Mat Kerekes – Ruby (Review)

I stared up at the moon for a little while and wondered if maybe you were looking too, Mat Kerekes sings in album opener and title track “Ruby”. Despite the warm and bouncing bass and easy melody, the sweet song sparks tears when I realise it’s an open letter to someone that has passed away. Lump in my throat, I’m easily swept up in Mat’s sung thoughts about his own life in perspective of the loss. This is all emotionally amplified by the fact that the album itself seems to be a dedication to Ruby, who may be the featured woman in the album artwork; sailing into the golden light, path marked by a lantern in hand.

Though it released on 19th April, I’d been waiting for the right time to review Mat Kerekes’ album Ruby. The singles released before Ruby had been something so unique to me; combining a nostalgic feel with fresh and modern sound to make for pieces of music that were moving and joyful.

In a quiet moment, with the house to myself, I sat down with the vinyl version of Ruby, lyrics in hand. Looking at the production notes – stating that Ruby was recorded in Mat’s garage in Toledo, Ohio, and how Mat was responsible for writing, producing, and engineering, how family members and loved ones contributed their voices – I was getting the impression that creating Ruby was a labour of love.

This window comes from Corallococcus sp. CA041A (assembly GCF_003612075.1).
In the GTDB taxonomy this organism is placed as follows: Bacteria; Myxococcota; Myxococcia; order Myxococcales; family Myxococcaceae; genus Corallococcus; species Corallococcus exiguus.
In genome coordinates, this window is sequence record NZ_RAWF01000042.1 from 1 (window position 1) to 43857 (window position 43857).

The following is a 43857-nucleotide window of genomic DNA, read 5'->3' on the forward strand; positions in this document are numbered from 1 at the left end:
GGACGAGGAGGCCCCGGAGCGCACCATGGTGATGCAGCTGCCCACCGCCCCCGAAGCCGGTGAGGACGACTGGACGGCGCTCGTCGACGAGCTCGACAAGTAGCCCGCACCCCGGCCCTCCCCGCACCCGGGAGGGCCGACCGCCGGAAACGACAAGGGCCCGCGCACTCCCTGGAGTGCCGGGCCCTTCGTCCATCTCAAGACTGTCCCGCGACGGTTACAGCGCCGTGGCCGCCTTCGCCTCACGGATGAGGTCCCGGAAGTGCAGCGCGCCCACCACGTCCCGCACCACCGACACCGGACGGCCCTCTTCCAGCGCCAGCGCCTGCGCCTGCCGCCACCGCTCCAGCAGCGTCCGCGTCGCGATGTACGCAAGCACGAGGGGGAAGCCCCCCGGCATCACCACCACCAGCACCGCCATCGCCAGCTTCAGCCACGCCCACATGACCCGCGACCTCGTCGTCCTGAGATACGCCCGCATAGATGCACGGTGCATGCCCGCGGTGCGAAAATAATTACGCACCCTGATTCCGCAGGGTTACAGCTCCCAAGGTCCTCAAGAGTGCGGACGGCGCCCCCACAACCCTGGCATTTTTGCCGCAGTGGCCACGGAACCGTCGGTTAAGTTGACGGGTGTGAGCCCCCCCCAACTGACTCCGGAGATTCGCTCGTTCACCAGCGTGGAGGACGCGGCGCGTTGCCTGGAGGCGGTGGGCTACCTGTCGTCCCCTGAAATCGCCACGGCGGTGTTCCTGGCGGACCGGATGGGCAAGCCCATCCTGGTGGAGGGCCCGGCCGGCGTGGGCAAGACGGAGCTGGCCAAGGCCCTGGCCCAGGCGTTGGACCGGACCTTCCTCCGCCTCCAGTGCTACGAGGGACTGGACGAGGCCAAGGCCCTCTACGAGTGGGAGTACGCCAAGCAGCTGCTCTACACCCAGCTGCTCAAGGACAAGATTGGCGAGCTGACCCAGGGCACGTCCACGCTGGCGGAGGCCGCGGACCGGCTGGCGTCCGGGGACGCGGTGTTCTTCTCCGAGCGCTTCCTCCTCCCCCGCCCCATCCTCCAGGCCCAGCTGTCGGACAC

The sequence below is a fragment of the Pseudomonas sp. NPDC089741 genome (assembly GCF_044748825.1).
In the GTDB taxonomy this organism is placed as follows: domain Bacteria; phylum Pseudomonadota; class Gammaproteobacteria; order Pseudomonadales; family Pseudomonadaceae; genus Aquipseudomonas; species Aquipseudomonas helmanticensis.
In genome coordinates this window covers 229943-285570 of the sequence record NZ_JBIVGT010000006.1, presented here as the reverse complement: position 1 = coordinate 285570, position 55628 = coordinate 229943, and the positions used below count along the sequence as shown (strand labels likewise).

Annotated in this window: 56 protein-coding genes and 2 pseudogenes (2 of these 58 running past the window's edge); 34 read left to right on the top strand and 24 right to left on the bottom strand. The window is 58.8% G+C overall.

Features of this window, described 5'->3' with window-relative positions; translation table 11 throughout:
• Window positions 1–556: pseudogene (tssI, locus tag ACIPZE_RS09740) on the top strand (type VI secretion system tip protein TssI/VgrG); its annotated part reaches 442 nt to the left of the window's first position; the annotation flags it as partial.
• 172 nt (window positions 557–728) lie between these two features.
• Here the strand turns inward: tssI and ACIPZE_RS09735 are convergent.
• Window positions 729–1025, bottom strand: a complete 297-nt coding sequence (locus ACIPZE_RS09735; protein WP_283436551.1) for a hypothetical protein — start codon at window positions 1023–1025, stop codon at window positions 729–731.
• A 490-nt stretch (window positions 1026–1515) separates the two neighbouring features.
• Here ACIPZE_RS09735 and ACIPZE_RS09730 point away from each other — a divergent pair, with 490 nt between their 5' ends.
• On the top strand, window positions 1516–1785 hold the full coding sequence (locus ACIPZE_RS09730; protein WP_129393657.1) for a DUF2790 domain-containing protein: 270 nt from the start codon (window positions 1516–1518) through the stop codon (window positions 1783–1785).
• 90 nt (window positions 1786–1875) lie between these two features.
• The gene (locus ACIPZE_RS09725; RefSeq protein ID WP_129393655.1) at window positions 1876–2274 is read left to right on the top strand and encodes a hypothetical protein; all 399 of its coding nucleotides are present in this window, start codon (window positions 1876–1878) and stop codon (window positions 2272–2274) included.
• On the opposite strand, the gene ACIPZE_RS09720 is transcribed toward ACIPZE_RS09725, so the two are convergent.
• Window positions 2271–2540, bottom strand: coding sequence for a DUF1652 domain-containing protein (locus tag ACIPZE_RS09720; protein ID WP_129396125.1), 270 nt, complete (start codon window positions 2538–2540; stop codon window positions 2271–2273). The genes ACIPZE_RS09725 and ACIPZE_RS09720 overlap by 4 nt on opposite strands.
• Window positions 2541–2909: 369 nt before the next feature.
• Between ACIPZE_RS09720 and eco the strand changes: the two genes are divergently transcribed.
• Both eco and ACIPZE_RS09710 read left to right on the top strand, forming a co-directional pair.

Voice as centrepiece amongst piano and violin, “Diamonds” seems purpose built to spark emotion in me. The song channels the high theatrical harmonies, piano vibrancy, and brash guitar work you might expect to hear on a Queen album, not to mention a trumpet. These all-out instrumental moments and big choruses take me to a place of embracing that fabulousness. Coupled with the question “Don’t you notice diamonds in your eyes while you’re looking through your window?”, it all seems like a reminder to see the beauty that we’re surrounded by. The thudding beats at the end of the song act like a playful full stop.

“Young”‘s soaring “They just talk and stare” harmonies ties in a similar vibe to “Diamonds”, as the track takes the listener on a journey of nostalgic observations. And I’m tearing up again for the second time in three songs with “The moments I write down are forever”. The feelgood and easy song comes across as a snapshot of the passage of time, and the power of creativity to capture something. But it’s more than that. It’s the power of dreaming, the power of individuality, the power of remembering.

I was already emotionally fragile and then “Autumn Dress”‘s beautiful compassion and light falsetto melted me further. Tender beats and soft seeking combined to attempt to seep into another’s impenetrable state of mind. The track is another nod to the importance of memory, but also presence. There’s an element of feeling ‘this is too personal to analyse’ with these beautiful songs, which includes “They Appear At Night” and its heart-wrenching strings, piano, and thirst for connection in the world. These are songs that deserve quiet and attentive listens.